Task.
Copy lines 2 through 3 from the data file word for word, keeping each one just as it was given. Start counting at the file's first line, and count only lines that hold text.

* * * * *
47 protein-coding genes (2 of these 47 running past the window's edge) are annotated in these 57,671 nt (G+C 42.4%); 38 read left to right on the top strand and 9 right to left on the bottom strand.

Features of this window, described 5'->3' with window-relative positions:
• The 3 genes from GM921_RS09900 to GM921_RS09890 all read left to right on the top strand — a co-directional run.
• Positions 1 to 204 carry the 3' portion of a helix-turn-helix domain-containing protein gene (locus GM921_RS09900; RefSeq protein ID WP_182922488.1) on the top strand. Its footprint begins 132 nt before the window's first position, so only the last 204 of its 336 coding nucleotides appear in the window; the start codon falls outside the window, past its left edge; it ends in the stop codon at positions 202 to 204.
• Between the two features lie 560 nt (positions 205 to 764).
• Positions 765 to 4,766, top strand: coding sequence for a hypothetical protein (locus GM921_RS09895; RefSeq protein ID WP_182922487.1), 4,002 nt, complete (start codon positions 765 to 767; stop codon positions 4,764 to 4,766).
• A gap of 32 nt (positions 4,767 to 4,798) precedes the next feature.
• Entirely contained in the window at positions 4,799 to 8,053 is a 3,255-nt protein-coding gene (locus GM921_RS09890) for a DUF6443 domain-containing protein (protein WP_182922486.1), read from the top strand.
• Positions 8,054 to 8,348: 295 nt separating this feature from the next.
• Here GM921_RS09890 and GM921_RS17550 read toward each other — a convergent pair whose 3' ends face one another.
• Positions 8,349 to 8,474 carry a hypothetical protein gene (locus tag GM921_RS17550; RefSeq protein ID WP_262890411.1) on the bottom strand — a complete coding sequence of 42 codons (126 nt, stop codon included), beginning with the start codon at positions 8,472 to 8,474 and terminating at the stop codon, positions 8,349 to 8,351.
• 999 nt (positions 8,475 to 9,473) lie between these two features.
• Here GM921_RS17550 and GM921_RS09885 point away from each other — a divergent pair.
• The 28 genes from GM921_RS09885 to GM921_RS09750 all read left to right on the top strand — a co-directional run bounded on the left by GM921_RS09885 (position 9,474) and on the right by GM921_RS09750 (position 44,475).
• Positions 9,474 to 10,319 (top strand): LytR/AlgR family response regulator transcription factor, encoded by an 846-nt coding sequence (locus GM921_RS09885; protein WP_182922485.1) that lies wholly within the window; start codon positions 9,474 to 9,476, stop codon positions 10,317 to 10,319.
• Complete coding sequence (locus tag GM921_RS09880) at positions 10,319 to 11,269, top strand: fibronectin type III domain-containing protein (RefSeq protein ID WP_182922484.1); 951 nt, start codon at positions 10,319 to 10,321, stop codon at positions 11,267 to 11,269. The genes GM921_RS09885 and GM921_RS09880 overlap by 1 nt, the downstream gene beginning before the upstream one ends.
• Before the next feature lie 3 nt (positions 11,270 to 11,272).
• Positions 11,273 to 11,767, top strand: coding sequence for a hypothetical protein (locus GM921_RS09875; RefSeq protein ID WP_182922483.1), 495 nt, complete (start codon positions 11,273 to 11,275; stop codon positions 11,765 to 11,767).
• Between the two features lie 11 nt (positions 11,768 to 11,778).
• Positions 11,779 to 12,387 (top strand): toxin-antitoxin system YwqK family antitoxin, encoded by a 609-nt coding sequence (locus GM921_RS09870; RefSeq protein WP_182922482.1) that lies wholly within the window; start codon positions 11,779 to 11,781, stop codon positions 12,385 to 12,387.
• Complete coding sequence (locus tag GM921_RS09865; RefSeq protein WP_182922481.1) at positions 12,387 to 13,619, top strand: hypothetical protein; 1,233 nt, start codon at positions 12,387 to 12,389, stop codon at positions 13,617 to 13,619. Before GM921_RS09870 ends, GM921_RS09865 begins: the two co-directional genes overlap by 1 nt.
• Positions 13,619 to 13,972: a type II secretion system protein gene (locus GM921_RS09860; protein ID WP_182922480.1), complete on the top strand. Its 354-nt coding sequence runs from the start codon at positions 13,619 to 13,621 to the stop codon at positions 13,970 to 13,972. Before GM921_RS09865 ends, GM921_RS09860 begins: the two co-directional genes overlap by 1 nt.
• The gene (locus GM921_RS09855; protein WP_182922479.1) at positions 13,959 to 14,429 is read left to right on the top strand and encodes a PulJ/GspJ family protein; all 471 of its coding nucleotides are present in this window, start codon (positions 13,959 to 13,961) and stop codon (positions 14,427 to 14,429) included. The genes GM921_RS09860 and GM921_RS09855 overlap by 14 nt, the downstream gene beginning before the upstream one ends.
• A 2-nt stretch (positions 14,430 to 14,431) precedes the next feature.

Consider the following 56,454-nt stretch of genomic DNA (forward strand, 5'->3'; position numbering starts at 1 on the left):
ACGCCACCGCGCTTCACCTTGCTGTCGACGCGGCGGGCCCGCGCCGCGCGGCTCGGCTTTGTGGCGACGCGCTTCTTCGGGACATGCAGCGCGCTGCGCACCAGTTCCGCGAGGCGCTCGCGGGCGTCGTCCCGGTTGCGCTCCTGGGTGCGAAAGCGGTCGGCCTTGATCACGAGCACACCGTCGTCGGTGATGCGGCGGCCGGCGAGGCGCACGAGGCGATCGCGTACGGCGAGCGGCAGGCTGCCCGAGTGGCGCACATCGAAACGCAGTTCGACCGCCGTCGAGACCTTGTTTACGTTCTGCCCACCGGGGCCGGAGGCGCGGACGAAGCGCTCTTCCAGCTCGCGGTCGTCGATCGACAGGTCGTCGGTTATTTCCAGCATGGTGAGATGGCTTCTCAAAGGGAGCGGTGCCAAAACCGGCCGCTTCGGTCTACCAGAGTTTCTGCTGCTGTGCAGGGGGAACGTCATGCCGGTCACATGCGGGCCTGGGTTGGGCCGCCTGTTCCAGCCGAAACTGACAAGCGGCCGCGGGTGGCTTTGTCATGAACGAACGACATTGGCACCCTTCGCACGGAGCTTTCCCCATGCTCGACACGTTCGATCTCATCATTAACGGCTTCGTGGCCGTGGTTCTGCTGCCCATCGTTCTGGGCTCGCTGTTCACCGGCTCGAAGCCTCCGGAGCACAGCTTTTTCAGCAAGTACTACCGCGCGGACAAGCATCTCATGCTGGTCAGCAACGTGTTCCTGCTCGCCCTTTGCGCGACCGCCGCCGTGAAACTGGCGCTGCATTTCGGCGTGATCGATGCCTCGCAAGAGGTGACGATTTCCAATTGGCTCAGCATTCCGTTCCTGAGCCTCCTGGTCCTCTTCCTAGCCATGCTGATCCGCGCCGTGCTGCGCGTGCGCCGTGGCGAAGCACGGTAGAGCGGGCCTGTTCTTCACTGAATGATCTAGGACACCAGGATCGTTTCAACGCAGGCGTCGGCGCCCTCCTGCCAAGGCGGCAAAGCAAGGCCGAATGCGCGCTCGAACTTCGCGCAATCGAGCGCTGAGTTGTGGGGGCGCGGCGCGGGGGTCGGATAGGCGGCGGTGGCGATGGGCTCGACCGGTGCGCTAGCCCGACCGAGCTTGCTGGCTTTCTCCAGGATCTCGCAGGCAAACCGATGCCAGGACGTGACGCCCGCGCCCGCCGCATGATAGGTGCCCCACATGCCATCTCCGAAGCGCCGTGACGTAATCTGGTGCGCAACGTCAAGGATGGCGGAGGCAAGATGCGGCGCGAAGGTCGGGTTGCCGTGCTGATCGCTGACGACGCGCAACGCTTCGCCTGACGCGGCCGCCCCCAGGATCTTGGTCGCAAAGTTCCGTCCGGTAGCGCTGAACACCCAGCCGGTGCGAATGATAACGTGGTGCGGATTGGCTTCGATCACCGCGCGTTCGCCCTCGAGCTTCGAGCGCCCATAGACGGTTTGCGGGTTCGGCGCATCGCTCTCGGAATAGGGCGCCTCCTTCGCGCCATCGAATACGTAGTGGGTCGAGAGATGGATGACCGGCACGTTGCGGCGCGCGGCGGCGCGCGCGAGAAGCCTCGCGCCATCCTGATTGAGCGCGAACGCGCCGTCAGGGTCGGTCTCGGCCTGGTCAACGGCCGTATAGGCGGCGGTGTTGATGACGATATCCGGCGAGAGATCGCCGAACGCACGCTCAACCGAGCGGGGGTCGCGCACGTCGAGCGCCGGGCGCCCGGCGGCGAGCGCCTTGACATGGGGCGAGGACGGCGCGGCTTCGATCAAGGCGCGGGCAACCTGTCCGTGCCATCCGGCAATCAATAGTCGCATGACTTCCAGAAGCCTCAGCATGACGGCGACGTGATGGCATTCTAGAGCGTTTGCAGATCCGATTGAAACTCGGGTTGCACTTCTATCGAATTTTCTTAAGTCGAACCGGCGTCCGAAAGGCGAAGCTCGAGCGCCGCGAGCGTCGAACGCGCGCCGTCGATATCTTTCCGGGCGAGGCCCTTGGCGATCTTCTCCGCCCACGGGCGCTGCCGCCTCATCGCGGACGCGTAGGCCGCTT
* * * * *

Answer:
Features of this window, described 5'->3' with window-relative positions:
• The 3 genes from GM921_RS09900 to GM921_RS09890 all read left to right on the top strand — a co-directional run.